A surprise, here, in Rebecca Lloyd's Seven Strange Stories. The previous two tales I've read and reviewed are very British in character, but now we're in rural America. I suspect the Midwest USA is intended, rather than the South. But wherever it is, somebody is playing 'Duelling Banjos' in the vicinity.
The story is told by Yola, a much-abused wife and mother, as an extended flashback to the Seventiees and the disappearance of her beloved son Earl. Earl was lamed by rickets, a condition that also afflicted Yola's only daughter. The poor girl was disposed of by her ghastly father, Daddy Hines. As a concession to his wife he does not murder his lame son. It's that kind of set up.
Earl vanished a few weeks after he starts taking about Christy. An imaginary friend? A ghost? Some combination of the two? Who- or whatever Christy is, when he touches Earl the boy is scarred by icy fingertips. Or is the whole thing a figment of Yola's imagination? Her friend Dulcie thinks so, but then Dulcie's yen for Daddy Hines makes her judgement more than a little suspect.
This is a remarkable example of a British writer attempting to riff on American Gothic conventions and almost pulling it off. I say almost because of two drawbacks. One is the presence of too many Britishisms, such as 'arse' for 'ass' - that makes no sense. And Yola's language is arguably too conventional, too devoid of specific regional words and phrases to be wholly convincing. She sounds a little too 'straight' and British at times.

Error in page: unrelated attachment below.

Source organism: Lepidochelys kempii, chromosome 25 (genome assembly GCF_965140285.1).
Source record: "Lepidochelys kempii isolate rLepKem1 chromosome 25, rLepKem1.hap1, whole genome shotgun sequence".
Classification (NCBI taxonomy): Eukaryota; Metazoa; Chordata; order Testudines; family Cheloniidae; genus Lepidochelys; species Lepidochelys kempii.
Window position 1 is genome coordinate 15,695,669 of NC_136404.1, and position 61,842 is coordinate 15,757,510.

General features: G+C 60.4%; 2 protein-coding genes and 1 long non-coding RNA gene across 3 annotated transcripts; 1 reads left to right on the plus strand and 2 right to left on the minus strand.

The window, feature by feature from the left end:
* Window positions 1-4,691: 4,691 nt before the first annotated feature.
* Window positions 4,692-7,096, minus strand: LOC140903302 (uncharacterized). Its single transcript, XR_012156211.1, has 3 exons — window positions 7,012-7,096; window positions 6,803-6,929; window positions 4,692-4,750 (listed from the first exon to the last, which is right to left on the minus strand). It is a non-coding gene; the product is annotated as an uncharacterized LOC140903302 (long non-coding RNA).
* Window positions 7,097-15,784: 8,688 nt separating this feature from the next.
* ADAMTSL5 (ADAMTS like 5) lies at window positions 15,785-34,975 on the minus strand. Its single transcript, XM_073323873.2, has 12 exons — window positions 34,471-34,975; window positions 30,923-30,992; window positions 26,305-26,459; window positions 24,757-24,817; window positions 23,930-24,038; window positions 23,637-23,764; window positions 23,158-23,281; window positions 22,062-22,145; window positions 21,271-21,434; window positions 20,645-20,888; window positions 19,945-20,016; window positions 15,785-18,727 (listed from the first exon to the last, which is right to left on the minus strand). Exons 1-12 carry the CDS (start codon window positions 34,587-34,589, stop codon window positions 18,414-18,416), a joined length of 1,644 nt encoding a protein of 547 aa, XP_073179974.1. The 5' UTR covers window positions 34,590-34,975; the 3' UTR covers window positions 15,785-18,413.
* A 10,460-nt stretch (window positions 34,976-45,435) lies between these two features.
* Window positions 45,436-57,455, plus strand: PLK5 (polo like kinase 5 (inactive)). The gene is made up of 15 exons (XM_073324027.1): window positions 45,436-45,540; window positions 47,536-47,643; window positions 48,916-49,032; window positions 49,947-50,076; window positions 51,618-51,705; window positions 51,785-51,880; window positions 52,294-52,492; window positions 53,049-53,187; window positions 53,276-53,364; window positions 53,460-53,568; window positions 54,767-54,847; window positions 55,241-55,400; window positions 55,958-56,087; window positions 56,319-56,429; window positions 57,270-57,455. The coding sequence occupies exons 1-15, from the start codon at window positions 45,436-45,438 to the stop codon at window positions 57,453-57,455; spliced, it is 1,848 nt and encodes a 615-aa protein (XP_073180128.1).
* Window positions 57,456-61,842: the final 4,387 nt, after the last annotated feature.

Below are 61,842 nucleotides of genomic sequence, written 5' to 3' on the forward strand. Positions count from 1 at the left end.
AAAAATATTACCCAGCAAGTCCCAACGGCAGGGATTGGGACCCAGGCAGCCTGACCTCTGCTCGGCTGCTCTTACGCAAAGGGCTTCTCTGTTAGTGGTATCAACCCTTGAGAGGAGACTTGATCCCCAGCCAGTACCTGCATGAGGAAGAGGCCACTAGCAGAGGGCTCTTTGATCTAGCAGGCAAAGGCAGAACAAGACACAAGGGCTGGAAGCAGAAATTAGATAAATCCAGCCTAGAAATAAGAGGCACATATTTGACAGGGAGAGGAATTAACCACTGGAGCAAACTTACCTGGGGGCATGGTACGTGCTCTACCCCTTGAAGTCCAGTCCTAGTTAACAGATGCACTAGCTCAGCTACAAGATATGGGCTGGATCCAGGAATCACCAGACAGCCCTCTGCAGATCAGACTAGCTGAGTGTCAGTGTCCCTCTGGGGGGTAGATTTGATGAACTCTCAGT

That said, when 'Christy' shines - as in the descriptions of Yola's bleak existence - it shines with a clear, cold light. I was reminded of Robert Frost's poem 'A Servant to Servants', another portrayal of the rural wife's grim existence, albeit in a very different context. And in the end Yola wins most of her battles, as strong women tend to do. Daddy Hines, by contrast, suffers the fate of all hard men.
'The tattoos all over his arms and legs... have got him looking more like a grey rag than a living man now; since he's shrunk and gone flabby like the violent men all do down this way.'
So, another winner. Stay tuned for more of this running review.